Ketamine Dictionary: Suicidal Ideation

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We all know someone who was taken from us by suicide. However, no one really wants to talk about it.

It’s a touchy subject because it affects everyone, but not talking about suicidal thoughts and what they look like means we are unable to spot them in loved ones in the future.

There is an unrelenting yet completely false belief amongst society at large that talking about suicide makes a person more likely to actually go through with it. This is just not the truth.

We should seek to build an open space to talk about suicide and how to spot suicidal thoughts. If everyone became more aware of what the signs and symptoms look like, we may all be more suited to help those we love when they are suffering.

What is suicidal ideation?

Suicidal ideation is simply the most commonly used medical or professional term for suicidal thoughts. You are forgiven if you have never heard of this term – despite being well-versed in mental health treatment and being familiar with medical terminology, I had not properly heard the term suicidal ideation until I began working in the ketamine space.

Our friends at verywellmind have put together a comprehensive deep-dive into suicidal ideation. Alarmingly, they point out that around 9% of the world’s population will experience suicidal ideation at some point in their life.

This does not mean that only 1 in 10 people experience suicidal ideation (which should be concerning enough on its own), it means that 1 in 10 people are willing to talk about it. There could be any number more people who have had these thoughts but are too ashamed to talk about it.

This is an incredible shame, but it’s not their fault. The general public at large knows next-to-nothing about suicidal thoughts and actions, and the stigma surrounding these subjects is near impenetrable.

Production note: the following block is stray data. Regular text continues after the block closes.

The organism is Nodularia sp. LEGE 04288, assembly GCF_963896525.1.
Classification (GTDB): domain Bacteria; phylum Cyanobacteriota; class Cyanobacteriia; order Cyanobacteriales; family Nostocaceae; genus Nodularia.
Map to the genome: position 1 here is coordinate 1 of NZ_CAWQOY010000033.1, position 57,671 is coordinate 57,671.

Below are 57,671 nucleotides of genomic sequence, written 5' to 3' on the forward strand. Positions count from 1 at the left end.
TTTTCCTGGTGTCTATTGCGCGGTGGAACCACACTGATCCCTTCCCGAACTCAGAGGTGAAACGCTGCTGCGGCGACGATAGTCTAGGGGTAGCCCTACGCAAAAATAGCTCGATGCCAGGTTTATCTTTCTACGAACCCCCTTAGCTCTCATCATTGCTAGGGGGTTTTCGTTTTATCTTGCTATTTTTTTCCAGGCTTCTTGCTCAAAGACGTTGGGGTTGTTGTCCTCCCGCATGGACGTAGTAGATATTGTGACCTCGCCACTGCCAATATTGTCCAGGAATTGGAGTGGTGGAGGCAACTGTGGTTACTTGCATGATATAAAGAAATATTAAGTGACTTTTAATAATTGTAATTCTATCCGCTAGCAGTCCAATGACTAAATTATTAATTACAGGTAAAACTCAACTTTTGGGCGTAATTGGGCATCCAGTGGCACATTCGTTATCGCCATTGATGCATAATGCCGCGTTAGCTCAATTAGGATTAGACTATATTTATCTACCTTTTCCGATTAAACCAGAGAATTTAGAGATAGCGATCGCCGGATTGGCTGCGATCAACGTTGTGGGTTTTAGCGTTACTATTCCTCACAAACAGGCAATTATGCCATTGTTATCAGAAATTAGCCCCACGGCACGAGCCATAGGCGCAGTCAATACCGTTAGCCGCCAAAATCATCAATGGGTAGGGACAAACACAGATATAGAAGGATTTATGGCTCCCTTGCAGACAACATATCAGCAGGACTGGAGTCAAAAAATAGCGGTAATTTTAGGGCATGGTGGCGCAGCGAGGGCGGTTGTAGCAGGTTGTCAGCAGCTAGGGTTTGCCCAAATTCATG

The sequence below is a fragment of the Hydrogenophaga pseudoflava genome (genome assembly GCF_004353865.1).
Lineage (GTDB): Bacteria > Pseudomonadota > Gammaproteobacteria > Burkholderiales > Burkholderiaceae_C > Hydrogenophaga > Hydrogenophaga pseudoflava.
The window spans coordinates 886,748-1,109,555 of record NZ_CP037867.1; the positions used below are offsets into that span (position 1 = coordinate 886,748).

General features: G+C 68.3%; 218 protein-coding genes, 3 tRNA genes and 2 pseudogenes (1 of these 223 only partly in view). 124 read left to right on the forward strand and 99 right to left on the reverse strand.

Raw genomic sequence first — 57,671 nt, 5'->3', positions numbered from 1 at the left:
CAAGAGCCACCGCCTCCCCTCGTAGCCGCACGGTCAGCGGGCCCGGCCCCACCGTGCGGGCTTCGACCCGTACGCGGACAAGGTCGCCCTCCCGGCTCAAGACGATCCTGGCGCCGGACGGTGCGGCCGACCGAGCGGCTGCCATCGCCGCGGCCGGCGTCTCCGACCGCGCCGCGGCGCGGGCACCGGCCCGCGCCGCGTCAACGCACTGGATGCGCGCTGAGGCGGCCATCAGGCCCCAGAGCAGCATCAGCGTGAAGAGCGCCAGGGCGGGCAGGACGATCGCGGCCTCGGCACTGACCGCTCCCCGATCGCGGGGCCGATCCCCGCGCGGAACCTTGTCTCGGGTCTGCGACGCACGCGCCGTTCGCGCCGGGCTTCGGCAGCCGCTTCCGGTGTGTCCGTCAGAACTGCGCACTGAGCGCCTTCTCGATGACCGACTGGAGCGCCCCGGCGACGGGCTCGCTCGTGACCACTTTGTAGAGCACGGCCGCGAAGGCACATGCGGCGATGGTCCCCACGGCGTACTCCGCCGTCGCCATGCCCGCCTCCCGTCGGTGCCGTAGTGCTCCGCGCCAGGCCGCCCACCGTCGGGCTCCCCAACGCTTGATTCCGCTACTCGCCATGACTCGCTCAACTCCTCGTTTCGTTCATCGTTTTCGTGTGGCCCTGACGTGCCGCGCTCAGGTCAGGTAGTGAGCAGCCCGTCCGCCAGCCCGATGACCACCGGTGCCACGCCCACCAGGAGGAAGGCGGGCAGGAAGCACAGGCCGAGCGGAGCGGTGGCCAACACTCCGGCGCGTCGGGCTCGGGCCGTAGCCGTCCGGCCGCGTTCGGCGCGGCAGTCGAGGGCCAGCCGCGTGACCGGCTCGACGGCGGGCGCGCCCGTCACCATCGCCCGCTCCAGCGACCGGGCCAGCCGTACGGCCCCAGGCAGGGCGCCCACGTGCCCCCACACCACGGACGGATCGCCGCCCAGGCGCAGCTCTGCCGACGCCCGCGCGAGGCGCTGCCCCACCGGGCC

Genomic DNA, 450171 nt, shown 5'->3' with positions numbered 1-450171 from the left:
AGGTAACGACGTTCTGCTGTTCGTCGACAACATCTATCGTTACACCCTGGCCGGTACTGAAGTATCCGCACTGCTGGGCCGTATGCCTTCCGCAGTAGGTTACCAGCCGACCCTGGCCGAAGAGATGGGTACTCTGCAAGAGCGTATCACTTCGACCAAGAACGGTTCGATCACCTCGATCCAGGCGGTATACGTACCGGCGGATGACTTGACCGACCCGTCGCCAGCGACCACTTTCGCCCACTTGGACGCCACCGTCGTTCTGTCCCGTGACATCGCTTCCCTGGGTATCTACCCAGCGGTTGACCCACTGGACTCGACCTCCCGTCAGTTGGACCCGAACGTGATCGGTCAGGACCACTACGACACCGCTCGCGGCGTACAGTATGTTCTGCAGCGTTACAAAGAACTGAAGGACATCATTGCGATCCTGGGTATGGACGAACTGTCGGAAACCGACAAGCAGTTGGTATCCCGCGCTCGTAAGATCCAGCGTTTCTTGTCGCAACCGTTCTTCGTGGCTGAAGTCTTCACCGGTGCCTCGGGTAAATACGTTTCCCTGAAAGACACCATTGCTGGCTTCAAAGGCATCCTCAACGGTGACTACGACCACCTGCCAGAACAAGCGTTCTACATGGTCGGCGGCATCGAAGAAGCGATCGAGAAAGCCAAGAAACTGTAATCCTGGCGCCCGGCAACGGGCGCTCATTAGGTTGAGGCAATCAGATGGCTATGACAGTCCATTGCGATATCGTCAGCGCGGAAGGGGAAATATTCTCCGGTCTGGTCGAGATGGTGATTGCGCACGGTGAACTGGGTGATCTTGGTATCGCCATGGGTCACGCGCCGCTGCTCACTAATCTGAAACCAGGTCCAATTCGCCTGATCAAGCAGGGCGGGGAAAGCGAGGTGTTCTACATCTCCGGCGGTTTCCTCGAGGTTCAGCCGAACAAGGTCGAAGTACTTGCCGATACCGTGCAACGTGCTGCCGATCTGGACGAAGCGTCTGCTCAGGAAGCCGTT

What does suicidal ideation look like?

It can vary from person to person, but generally, the more prevalent signs and symptoms include the following:

  • Social isolation or isolation from your close friends and family
  • Feelings of hopelessness
  • Feeling trapped
  • Frequently talking about death or suicide
  • Giving away possessions
  • Mood swings
  • Increased irritability or anger
  • Engaging in risk-taking behavior like substance abuse
  • Acting as if you are saying goodbye to people
  • Feelings of extreme anxiety
  • Accessing the means to kill yourself (whether this be medication, drugs, or a firearm)

Why is this so difficult to talk about?

It’s not just you. It’s everyone. In fact, I find myself extremely uneasy writing this article right now – as if I’m writing about something taboo. We are taught not to bring things like this up in fear that we will further contribute to it.

Talking about suicide and learning more about it is perhaps the best way to help those suffering. We owe each other a responsibility to educate ourselves even though it can be difficult to read about and can conjure up traumatic memories.

Editor’s Note

KetamineNews is a resource designed to raise awareness about mental health treatments. KetamineNews and the word of the authors should not be taken over the word of mental health professionals.

If you or someone you care about is struggling with suicidal ideation, there is help and there are resources. Call the National Suicide Prevention Lifeline – 1-800-273-8255 – to receive free, confidential support.

If you’re struggling, reach out. Ask for help. You are important, and you are worth it. You may not be able to solve all your problems on your own, but that’s alright – you don’t have to.

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